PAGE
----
By Katherine Matuszak | Photos by Rick Baraff
Rebecca Bonagura knows how quickly your life can change. Sometimes it’s a matter of handling life as it happens, and other times it means making big changes yourself.
Born in New York, Rebecca grew up between the The Empire State and just over the bridge in New Jersey. She and her twin sister saw their lives change completely after the death of their mother just before their 10th birthday, and spent their middle- and high-school years raised by their father. “It was obviously hard not having my mom around, [my dad]picked his battles wisely,” recalls Rebecca. She speaks fondly of her father, whether talking about their disagreements or his sacrifices. “My dad is incredible, the strongest person I know. He had two crazy nine-year-olds by himself, and…he managed pretty tremendously.”
Luckily for her father, the twins’ maternal and paternal grandmothers acted as surrogate parents, which had a lasting impact on them. When Rebecca speaks of her grandmother on her mom’s side, she refers to her as her best friend. When she speaks of her grandmother on her dad’s side, she is equally praising and adds, “My dad’s mom was tough as nails. They were hugely influential in who I am as a person,” says Rebecca. “I wouldn’t want to mess with either of them.” The two were very different women, but both acted as loving caretakers to the sisters.
As the sisters grew, they each actively pursued individual identities, and although their bond never weakened, they were competitive in school. They ended up in the same sorority at Duke University but took very different paths. Rebecca describes herself as more conservative. She graduated at the top of her class both in high school and college and graduated with honors from Columbia Law School. She was published and became a successful lawyer, but something was missing. She’d done everything “right” from the time she was young, but the path she’d taken didn’t suit her.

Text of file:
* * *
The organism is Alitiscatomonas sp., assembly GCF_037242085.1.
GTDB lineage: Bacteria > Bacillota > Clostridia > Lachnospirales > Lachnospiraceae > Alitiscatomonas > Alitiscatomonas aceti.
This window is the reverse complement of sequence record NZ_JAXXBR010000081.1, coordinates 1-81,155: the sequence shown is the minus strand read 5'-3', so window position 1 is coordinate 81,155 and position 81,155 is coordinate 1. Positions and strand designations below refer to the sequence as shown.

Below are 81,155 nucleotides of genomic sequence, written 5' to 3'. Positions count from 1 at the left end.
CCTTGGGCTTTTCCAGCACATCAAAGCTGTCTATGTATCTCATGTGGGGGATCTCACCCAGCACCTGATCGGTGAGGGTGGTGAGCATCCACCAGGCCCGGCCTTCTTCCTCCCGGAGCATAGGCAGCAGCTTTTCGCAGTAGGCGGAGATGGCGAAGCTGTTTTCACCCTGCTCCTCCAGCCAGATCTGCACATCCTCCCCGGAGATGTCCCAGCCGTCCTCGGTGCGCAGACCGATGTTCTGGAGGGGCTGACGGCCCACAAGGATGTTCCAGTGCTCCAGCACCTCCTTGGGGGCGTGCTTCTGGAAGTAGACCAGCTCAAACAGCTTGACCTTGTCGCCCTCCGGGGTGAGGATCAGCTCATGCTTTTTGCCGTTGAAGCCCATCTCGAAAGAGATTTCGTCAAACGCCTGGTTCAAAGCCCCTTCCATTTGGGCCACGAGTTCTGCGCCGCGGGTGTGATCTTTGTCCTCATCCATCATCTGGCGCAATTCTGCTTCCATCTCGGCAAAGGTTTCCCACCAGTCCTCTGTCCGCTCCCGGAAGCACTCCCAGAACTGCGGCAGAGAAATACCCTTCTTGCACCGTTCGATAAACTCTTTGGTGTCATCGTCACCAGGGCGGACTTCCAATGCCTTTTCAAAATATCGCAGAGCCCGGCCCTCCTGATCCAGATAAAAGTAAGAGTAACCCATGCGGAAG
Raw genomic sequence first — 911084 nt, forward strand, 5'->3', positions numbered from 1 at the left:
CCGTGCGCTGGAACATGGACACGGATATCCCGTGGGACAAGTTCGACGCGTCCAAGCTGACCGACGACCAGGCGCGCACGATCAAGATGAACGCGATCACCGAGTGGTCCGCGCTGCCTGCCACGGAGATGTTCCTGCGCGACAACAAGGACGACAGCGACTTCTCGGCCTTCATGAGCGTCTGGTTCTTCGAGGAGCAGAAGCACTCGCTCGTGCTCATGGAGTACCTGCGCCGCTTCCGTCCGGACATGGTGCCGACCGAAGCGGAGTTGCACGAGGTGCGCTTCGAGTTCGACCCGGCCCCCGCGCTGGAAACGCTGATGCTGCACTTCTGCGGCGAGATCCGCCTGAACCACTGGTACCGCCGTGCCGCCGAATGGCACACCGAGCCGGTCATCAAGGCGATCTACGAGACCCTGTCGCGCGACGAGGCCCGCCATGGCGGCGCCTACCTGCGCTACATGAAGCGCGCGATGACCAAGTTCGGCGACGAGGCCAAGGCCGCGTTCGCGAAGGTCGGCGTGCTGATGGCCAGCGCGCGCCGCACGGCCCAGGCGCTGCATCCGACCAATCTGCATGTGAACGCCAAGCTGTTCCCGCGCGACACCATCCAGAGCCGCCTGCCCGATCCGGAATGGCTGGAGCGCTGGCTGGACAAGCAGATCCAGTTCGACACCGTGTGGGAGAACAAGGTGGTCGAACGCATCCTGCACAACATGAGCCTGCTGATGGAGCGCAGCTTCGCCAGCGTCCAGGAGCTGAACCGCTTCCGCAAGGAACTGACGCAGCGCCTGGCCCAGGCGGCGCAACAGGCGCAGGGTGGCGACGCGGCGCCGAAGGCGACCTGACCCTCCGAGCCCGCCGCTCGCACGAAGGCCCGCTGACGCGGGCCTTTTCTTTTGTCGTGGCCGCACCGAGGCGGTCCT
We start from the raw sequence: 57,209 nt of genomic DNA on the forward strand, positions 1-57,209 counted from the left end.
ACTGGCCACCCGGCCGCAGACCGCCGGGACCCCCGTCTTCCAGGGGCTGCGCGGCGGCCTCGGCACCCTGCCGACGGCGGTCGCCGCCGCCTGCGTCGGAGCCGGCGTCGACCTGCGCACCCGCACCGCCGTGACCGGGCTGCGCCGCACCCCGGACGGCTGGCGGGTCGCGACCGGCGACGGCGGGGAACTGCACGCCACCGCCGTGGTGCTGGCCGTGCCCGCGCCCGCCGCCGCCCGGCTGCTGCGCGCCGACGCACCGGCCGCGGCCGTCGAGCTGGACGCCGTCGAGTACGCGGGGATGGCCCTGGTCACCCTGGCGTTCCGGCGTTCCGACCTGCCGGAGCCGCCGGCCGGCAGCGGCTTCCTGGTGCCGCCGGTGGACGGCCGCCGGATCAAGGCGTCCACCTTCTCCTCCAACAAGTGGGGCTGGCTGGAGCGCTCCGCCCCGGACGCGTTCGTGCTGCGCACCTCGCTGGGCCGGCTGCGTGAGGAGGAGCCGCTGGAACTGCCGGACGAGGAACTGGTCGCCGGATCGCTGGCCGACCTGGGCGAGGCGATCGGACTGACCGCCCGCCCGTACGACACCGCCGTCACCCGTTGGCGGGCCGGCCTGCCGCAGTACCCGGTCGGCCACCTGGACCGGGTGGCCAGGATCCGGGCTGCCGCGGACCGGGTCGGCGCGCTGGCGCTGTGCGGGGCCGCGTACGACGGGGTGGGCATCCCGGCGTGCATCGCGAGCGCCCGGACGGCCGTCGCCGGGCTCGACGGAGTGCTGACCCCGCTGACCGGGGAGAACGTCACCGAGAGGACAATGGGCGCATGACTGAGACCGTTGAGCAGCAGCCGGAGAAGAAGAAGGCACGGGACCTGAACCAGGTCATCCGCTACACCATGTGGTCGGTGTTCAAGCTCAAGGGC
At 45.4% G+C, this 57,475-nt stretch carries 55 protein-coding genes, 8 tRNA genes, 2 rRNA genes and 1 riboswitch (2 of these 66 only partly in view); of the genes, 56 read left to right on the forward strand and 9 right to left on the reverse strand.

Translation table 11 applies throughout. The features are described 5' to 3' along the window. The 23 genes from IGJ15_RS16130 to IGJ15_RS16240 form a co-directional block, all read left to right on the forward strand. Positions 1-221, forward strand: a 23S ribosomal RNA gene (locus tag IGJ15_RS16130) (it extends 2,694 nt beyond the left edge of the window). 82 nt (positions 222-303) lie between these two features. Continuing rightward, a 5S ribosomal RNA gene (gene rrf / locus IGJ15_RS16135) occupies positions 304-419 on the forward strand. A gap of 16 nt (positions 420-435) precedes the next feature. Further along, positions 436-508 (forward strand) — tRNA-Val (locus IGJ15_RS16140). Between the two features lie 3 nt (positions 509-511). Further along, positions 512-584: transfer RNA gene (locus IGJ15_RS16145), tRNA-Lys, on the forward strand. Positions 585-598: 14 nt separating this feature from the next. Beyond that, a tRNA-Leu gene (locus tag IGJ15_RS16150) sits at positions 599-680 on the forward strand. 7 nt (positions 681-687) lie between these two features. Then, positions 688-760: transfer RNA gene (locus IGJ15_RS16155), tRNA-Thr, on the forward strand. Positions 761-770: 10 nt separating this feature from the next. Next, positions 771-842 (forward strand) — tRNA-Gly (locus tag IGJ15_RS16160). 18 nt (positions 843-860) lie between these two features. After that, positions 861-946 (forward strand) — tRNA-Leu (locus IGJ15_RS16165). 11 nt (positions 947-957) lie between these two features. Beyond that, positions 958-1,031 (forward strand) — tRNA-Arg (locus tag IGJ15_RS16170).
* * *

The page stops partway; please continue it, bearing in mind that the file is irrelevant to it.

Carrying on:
After five years at her firm, Rebecca decided to make a change. She was dreaming of California, of the connection she’d felt during trips to San Francisco. The dilemma was that her whole life was established on the East Coast. It took a conversation with her father to realize what she needed to do. “He said, ‘You’re always trying to be perfect, thinking about the future. You just have to be happy now.’” He reminded Rebecca that her mother had been pretty perfect too; constantly planning for the future, but that she didn’t get a future. He said, “There is no someday. There’s today.”
Soon after that conversation, Rebecca quit her job and moved to San Francisco without much of a plan. Her first interview didn’t pan out, although she’s now friends with her would-have-been boss. She worked with a legal tech startup, and although she learned a lot—the “polar opposite” from her experiences at her New York firm—she’s still searching for that perfect fit.
Regret is not in Rebecca’s vocabulary. She is happy about her decision to move to The City by the Bay. “I’m so much happier now, even just trying to figure out what to do with my life.” So, why San Francisco? “I think you have a connection to certain places. San Francisco is one of those places for me.” While somewhat different than she expected, she says it’s exactly what she needed. San Francisco offers a break from the intensity of New York while remaining an easier transition than moving to the suburbs. Rebecca’s happily exploring her new home and ready to take on whatever life may offer her next.
“The most important thing I’ve learned is you should not just keep doing what you’re doing simply because you’re doing it,” she says.